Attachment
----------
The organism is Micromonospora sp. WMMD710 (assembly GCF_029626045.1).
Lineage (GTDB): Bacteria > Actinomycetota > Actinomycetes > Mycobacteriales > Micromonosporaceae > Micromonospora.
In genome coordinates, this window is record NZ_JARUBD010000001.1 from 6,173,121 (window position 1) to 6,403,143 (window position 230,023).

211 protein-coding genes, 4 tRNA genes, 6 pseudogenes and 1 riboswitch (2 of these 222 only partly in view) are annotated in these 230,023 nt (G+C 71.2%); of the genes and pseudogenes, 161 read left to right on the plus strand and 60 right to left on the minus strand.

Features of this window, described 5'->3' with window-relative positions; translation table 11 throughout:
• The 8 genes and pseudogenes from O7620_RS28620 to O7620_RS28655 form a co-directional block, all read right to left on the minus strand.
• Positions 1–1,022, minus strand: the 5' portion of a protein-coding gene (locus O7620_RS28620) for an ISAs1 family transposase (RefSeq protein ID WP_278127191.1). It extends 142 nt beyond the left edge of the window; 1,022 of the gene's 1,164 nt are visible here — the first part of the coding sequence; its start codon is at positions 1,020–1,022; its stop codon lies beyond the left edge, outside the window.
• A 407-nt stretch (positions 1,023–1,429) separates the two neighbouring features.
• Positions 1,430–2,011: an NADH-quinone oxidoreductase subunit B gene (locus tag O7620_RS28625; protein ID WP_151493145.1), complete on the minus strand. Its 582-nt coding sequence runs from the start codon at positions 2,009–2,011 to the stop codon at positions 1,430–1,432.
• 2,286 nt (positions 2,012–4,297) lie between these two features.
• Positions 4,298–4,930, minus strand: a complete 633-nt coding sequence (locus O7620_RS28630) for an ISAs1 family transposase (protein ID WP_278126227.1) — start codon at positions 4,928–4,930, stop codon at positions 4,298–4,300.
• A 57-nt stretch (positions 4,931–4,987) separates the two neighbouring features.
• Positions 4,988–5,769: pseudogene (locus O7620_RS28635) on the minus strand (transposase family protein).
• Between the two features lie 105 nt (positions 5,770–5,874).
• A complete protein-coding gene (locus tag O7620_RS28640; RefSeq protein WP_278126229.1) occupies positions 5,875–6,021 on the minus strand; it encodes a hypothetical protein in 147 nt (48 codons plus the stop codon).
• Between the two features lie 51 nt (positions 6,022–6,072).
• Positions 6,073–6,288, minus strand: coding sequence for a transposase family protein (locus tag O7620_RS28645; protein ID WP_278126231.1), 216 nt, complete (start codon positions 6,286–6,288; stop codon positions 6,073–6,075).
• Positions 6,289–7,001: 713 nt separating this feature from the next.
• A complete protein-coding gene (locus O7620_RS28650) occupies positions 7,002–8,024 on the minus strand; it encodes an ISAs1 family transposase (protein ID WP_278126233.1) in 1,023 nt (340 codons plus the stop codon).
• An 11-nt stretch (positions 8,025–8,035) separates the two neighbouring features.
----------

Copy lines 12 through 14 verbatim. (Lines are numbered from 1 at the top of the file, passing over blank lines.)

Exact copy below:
• A 57-nt stretch (positions 4,931–4,987) separates the two neighbouring features.
• Positions 4,988–5,769: pseudogene (locus O7620_RS28635) on the minus strand (transposase family protein).
• Between the two features lie 105 nt (positions 5,770–5,874).